Deadlands - Divided States of America
The Lost Angels Waterfront
The Waterfront covers the area between 1st and 6th Streets back as far as the 4th Circle. This area consists mainly of shipping warehouses, saloons, and cheap boarding houses.
Most of the city’s houses of ill repute can be found here also. This is by far the roughest part of the city, because it’s where all the sailors and most of the local miners come to spend their pay and kick up their heels. Most of the law enforcement in this area is handled by Marshal Dunston. His office sits at the corner of 3rd Street and 4th Circle. This is a common area for one of the Guardian Angels’ public morality raids.
Points of Interest
- The Docks: The Waterfront’s docks are the center of activity during the day. Merchants, traders, slavers, foreign laborers, Triad gangs, and dock urchins—kids apparently without parents or any means of support—wander about the place. Most of them pretend to notice what a rotten place they’re stuck in, but they don’t hesitate for a second to get the Hell out of town the first chance they get. At night, everyone clears off the docks. Ship crews return to their boats or head deeper into town if they can afford a stay at a flophouse or brothel. Nobody sleeps out in the open at night. Those too cheap or too stupid to know better are rarely heard from again.
- Doctor Neptune’s Effervescent Waters: An enterprising scientist going by the name of Dr. Neptune has come up with his own solution to the water shortage, which surprisingly hasn’t been shut down by Grimme’s enforcers. At the far north end of the Waterfront, Dr. Neptune has set up a massive water extraction and filtration operation that dips directly into Prosperity Bay.
Neptune’s process uses simple sea water, which he filters through nets and then cheesecloth to remove large particles (dead fish, boats, tiny crabs, what have you). From there, he pumps the water into massive holding tanks, where it’s allowed to sit while even smaller particles sink to the bottom. He then skims off the top of the tank and filters that water through “activated ghost charcoal,” which is the remains of ghost rock that has been burned as fuel.
- Guardian Angel Sub-Sation #4: This builidng serves as the barracks, law offices, and jail for the Waterfront of Lost Angels. While it is larger than most marshal’s offices around the west with a dozen jail cells, the place is still smaller than the main police station of Lost Angels.
- Hardwick’s Boarding House: Hardwick’s Boarding House isn’t the seediest establishment of its kind in Lost Angels, only because other boarding houses are so much worse. This three-story building overlooks Prosperity Bay, and it’s got a damned good view of Rock Island Prison. Most of the board house’s guests are either transient miners or dock workers, and the view serves as a reminder about where they might end up if they don’t keep on the straight and narrow path.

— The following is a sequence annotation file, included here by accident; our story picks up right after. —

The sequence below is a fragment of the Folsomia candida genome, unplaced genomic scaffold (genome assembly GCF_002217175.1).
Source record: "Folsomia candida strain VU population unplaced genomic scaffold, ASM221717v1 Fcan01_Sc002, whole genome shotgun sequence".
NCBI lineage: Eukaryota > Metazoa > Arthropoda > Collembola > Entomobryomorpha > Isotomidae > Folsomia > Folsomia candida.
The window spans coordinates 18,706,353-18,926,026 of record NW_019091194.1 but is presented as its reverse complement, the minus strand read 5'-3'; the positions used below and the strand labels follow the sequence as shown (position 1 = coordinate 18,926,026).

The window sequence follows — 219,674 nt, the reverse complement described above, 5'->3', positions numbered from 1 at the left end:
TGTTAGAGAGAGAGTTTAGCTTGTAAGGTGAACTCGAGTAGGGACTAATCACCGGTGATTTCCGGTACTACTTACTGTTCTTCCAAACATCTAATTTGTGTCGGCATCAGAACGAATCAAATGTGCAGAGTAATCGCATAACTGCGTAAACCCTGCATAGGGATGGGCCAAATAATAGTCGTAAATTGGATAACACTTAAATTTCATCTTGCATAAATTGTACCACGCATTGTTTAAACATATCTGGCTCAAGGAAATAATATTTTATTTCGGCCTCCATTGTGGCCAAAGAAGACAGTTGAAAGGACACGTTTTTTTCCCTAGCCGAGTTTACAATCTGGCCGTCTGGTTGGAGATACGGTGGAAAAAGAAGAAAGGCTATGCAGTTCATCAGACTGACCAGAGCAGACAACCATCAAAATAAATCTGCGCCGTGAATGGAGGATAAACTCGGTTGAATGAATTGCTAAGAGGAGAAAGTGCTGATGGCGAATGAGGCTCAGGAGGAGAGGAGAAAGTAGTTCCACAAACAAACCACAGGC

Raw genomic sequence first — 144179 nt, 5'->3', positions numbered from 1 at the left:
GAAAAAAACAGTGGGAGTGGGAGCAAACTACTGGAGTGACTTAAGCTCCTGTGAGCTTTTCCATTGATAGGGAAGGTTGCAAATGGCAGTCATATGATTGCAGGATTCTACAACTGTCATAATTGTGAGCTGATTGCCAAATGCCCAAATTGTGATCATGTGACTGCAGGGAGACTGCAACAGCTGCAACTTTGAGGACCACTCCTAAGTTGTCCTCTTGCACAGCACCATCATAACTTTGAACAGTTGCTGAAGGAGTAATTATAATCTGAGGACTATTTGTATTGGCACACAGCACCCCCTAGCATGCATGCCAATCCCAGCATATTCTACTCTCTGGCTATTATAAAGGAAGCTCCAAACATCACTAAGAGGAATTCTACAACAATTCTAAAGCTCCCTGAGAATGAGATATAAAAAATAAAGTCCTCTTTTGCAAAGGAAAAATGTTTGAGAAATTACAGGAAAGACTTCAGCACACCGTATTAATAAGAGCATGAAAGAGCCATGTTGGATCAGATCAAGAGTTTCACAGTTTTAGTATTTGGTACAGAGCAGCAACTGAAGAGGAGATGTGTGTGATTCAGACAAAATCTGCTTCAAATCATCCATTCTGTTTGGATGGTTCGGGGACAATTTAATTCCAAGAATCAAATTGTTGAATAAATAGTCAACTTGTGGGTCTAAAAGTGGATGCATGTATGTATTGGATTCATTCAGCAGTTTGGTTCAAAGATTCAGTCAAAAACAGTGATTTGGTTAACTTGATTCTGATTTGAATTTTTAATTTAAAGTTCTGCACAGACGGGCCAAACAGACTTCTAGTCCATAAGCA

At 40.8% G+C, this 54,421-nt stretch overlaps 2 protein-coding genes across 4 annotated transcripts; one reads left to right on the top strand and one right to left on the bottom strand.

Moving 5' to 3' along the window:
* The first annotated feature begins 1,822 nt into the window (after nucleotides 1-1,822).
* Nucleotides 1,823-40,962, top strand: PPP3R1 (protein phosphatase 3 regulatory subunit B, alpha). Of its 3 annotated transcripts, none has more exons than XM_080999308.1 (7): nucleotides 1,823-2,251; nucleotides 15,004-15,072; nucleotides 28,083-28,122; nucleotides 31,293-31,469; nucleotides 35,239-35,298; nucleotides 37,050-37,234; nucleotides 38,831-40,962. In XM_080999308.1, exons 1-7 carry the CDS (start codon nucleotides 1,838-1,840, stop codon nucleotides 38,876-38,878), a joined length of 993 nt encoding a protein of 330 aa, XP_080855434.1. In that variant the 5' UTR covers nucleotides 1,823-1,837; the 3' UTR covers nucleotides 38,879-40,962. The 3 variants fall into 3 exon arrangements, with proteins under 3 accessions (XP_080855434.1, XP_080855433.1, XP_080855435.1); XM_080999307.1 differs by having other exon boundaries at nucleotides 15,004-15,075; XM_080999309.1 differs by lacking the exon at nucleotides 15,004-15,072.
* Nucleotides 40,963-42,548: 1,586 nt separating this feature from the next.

The boarding house, owned by one Sidney Hardwick, charges two bits a day, or $1 for a week’s stay. It has 20 rooms, all more or less the same. The top floor is comprised of four good-sized apartments, which Hardwick calls Presidential Suites and for which he charges 50¢ a day. He also leases them long-term for $10 a month.
- The Labyrinth Saloon: The Labyrinth Saloon is a popular hangout in the Waterfront, mostly because it opens at sunup, and a sailor who’s stuck in town rarely wants to wait to start his drinking. The dark interior of the place is always packed with people either on their way from one port to another, or waiting for a way out of town.
The Labyrinth is so named not only for the Great Maze that rises up just beyond the docks, but because of the way it was built. The Labyrinth’s founder—a wealthy Greek merchant named Minos and one of the first immigrants to the city after Grimme founded it—started the business as a simple saloon.
As the city’s population grew, Minos wised up and started buying adjacent businesses before land prices went sky-high. He couldn’t afford to tear down the old buildings, so instead he opened up the walls between then.
The saloon is now a confusing maze of small rooms and meeting halls, all branching off of the saloon’s main hall, which is where you walk into the place. Stairs go to floors that don’t connect in any other way except by stairs from other floors. More than one drunk has gotten himself good and lost for a couple days within the Labyrinth.
- The Warehouses: Just off the docks are row after row of warehouses. Various interests, both within and beyond the city, own these warehouses, which store everything from bolts of exotic fabric to opium (hidden within bolts of exotic fabric) to, on rare occasion, food.
The warehouses are all well guarded. Heavily armed patrols walk beats around most of the places at night—although not all—and they only rarely have any kind of clashes. The only windows in most of these places are 20 feet up, right along the roof’s edge. Some warehouses also have skylights, which crews open during the day so they can work inside without lanterns. Either way, cat burglars are in for a challenge.